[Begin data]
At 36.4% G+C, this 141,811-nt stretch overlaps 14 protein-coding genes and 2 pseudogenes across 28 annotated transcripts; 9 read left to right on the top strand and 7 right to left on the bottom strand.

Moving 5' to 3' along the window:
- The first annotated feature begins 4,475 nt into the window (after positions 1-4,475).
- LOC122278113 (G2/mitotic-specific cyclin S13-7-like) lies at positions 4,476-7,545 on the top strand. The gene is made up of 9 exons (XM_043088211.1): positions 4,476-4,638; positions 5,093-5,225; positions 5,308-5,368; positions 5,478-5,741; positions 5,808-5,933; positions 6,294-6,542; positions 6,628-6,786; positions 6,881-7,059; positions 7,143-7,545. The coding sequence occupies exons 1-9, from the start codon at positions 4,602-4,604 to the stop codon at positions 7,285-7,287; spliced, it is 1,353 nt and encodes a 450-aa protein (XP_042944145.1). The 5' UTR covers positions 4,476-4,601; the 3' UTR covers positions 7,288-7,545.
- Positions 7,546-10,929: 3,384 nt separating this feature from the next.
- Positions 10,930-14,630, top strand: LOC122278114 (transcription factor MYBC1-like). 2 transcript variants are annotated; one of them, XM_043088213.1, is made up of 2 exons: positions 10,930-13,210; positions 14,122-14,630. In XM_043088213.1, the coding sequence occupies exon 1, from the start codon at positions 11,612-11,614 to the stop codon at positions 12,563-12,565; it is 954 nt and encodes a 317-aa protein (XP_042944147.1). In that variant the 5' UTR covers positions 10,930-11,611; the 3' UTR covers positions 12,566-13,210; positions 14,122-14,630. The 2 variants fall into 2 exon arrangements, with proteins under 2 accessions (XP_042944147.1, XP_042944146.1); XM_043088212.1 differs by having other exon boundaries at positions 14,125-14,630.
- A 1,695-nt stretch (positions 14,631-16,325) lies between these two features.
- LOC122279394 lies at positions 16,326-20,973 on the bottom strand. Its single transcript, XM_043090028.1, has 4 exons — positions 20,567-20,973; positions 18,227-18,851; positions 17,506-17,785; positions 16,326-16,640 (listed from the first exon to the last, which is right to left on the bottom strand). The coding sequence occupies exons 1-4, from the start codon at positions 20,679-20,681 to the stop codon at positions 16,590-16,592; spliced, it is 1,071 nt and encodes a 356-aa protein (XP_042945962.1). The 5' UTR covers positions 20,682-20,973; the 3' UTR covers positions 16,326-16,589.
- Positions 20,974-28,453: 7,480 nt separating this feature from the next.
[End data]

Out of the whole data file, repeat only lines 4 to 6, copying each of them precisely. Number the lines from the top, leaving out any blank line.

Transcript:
- LOC122278113 (G2/mitotic-specific cyclin S13-7-like) lies at positions 4,476-7,545 on the top strand. The gene is made up of 9 exons (XM_043088211.1): positions 4,476-4,638; positions 5,093-5,225; positions 5,308-5,368; positions 5,478-5,741; positions 5,808-5,933; positions 6,294-6,542; positions 6,628-6,786; positions 6,881-7,059; positions 7,143-7,545. The coding sequence occupies exons 1-9, from the start codon at positions 4,602-4,604 to the stop codon at positions 7,285-7,287; spliced, it is 1,353 nt and encodes a 450-aa protein (XP_042944145.1). The 5' UTR covers positions 4,476-4,601; the 3' UTR covers positions 7,288-7,545.
- Positions 7,546-10,929: 3,384 nt separating this feature from the next.
- Positions 10,930-14,630, top strand: LOC122278114 (transcription factor MYBC1-like). 2 transcript variants are annotated; one of them, XM_043088213.1, is made up of 2 exons: positions 10,930-13,210; positions 14,122-14,630. In XM_043088213.1, the coding sequence occupies exon 1, from the start codon at positions 11,612-11,614 to the stop codon at positions 12,563-12,565; it is 954 nt and encodes a 317-aa protein (XP_042944147.1). In that variant the 5' UTR covers positions 10,930-11,611; the 3' UTR covers positions 12,566-13,210; positions 14,122-14,630. The 2 variants fall into 2 exon arrangements, with proteins under 2 accessions (XP_042944147.1, XP_042944146.1); XM_043088212.1 differs by having other exon boundaries at positions 14,125-14,630.